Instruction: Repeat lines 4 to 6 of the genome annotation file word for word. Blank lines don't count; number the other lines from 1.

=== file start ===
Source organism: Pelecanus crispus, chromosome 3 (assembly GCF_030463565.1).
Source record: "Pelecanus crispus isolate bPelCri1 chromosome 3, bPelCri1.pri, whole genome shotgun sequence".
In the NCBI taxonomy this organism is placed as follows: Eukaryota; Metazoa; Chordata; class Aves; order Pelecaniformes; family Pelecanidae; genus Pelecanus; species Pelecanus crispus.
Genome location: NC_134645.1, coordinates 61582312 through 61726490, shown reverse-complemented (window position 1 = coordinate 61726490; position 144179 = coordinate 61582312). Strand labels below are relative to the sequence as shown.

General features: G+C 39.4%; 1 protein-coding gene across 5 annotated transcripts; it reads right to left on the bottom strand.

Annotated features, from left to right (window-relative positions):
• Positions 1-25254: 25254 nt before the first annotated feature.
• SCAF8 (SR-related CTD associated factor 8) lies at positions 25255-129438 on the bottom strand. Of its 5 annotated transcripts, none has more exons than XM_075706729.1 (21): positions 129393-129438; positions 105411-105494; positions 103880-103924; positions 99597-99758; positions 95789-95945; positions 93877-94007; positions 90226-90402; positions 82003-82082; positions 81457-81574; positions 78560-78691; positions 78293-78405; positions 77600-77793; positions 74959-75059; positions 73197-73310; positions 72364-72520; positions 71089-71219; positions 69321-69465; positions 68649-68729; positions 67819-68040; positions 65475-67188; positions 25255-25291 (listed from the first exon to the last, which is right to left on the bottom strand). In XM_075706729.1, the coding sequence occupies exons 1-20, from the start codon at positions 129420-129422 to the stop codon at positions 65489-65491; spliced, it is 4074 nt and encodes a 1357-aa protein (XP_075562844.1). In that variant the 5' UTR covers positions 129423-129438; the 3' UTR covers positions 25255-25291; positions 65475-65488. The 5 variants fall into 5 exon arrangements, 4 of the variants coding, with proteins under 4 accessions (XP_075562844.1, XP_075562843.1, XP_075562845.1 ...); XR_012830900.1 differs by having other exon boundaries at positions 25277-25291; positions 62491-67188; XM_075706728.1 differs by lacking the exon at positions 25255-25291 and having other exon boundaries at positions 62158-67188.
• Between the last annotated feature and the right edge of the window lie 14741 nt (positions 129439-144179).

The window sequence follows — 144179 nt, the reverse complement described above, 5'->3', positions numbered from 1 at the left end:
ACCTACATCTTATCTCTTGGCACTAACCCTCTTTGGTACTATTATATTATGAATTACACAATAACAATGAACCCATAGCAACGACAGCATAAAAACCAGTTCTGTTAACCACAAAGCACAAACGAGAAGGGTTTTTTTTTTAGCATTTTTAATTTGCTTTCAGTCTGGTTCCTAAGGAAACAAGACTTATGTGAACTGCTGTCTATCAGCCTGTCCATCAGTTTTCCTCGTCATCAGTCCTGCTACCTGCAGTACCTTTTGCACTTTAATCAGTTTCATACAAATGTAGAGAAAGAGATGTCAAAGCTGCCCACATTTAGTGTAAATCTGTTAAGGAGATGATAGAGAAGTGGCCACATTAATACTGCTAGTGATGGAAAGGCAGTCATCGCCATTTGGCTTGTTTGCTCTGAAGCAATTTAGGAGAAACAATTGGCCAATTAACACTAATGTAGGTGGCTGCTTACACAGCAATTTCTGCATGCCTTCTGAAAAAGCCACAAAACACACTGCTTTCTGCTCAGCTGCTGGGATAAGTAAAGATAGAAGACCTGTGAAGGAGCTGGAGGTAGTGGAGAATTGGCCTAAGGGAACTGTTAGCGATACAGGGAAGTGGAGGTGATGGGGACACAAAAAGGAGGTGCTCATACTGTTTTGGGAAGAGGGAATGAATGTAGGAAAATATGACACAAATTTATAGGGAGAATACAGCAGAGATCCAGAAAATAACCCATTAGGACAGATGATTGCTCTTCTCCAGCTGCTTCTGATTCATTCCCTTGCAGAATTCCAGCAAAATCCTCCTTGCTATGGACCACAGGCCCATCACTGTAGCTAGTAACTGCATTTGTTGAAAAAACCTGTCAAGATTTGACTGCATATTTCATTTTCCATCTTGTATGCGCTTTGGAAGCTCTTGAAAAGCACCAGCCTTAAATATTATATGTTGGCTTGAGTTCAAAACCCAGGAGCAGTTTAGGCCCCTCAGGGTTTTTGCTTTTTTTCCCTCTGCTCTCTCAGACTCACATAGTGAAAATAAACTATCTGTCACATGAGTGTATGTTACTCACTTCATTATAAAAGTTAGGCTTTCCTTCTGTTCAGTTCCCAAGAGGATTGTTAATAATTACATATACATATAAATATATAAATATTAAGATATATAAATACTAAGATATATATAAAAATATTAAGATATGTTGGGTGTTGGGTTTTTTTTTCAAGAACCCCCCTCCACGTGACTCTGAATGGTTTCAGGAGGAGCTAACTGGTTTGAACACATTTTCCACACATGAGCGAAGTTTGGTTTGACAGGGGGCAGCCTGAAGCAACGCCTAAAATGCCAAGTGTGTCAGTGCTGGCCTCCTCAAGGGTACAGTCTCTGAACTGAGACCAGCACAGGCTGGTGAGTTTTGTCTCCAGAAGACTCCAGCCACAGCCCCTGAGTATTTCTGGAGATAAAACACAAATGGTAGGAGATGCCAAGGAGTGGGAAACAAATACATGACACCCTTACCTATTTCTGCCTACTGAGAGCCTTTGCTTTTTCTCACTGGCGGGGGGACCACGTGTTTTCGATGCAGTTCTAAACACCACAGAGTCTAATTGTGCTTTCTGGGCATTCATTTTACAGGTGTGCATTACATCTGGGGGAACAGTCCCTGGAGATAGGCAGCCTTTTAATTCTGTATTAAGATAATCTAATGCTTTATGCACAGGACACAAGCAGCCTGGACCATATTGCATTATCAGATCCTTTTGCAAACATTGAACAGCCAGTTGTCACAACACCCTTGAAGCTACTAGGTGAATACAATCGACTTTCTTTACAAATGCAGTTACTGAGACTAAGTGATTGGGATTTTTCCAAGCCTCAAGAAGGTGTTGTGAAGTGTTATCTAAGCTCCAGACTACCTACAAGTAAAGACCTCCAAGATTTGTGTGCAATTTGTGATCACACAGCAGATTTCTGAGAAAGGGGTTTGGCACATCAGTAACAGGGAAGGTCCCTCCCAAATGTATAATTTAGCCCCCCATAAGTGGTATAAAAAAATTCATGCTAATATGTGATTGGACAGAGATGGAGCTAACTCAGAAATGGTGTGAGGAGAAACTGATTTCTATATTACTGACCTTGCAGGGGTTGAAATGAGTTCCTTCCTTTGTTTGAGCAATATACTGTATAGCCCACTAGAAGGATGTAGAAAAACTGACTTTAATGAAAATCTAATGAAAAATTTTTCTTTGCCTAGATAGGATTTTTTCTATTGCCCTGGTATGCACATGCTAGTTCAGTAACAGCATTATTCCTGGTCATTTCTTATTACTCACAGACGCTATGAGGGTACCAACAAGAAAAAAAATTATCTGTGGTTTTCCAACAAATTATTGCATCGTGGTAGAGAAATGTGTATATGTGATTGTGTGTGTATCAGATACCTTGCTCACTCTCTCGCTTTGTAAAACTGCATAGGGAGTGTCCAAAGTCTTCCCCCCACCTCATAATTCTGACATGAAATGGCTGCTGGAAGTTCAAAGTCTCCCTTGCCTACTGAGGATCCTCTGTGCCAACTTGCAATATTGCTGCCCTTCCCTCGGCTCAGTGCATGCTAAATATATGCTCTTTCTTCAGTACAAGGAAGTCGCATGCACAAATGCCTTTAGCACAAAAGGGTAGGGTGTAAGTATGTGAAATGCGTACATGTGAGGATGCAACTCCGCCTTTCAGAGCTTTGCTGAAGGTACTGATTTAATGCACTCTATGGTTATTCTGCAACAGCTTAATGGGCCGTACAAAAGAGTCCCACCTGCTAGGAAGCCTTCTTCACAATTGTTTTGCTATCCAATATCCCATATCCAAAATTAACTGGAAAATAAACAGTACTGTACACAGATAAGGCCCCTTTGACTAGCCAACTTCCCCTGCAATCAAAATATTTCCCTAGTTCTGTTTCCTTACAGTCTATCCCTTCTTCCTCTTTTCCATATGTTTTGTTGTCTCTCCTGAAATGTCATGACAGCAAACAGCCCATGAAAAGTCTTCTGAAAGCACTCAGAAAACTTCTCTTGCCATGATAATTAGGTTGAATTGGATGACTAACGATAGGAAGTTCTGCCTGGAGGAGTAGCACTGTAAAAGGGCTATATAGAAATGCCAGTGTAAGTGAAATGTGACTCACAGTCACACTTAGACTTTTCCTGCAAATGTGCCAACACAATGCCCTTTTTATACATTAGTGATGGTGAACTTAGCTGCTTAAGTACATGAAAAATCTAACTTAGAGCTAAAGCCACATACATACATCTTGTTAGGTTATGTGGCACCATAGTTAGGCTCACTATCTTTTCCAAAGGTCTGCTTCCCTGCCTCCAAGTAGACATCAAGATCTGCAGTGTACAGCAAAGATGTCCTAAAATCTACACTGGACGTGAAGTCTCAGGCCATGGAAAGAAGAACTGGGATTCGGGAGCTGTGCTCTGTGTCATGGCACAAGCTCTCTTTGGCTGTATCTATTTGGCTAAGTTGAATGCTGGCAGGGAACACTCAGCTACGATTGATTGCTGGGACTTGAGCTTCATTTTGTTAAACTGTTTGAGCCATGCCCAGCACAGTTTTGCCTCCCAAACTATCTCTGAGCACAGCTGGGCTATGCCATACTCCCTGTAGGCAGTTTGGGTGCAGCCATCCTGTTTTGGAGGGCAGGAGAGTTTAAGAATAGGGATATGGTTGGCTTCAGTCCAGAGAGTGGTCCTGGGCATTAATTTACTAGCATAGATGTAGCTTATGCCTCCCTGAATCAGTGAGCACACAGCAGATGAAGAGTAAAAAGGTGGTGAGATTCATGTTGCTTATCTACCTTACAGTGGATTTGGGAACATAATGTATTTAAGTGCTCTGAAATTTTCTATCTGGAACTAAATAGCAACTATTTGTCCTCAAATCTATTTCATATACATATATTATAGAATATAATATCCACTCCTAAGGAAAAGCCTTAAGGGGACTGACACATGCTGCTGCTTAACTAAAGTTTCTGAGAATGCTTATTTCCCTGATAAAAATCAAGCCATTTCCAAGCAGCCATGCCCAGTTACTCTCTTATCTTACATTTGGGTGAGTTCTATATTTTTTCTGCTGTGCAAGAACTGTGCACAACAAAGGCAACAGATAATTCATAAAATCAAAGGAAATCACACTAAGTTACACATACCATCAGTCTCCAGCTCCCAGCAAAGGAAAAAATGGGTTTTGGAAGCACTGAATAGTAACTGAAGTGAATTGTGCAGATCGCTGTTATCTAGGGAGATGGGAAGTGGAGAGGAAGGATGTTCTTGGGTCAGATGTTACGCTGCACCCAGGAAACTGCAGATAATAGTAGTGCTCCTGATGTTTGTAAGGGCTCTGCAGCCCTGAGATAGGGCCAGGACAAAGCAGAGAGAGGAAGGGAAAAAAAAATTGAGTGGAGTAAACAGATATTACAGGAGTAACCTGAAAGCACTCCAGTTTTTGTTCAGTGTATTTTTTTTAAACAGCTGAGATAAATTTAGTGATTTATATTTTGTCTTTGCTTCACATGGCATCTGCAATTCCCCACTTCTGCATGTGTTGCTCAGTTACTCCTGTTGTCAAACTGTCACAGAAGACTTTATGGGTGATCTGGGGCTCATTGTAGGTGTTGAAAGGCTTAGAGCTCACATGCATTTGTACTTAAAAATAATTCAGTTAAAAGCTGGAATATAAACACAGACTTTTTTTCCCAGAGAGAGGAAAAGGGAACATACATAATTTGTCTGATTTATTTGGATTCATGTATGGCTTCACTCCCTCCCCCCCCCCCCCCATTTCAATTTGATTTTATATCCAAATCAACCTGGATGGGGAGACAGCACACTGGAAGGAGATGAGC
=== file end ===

Genome location: NC_134645.1, coordinates 61582312 through 61726490, shown reverse-complemented (window position 1 = coordinate 61726490; position 144179 = coordinate 61582312). Strand labels below are relative to the sequence as shown.

General features: G+C 39.4%; 1 protein-coding gene across 5 annotated transcripts; it reads right to left on the bottom strand.

Annotated features, from left to right (window-relative positions):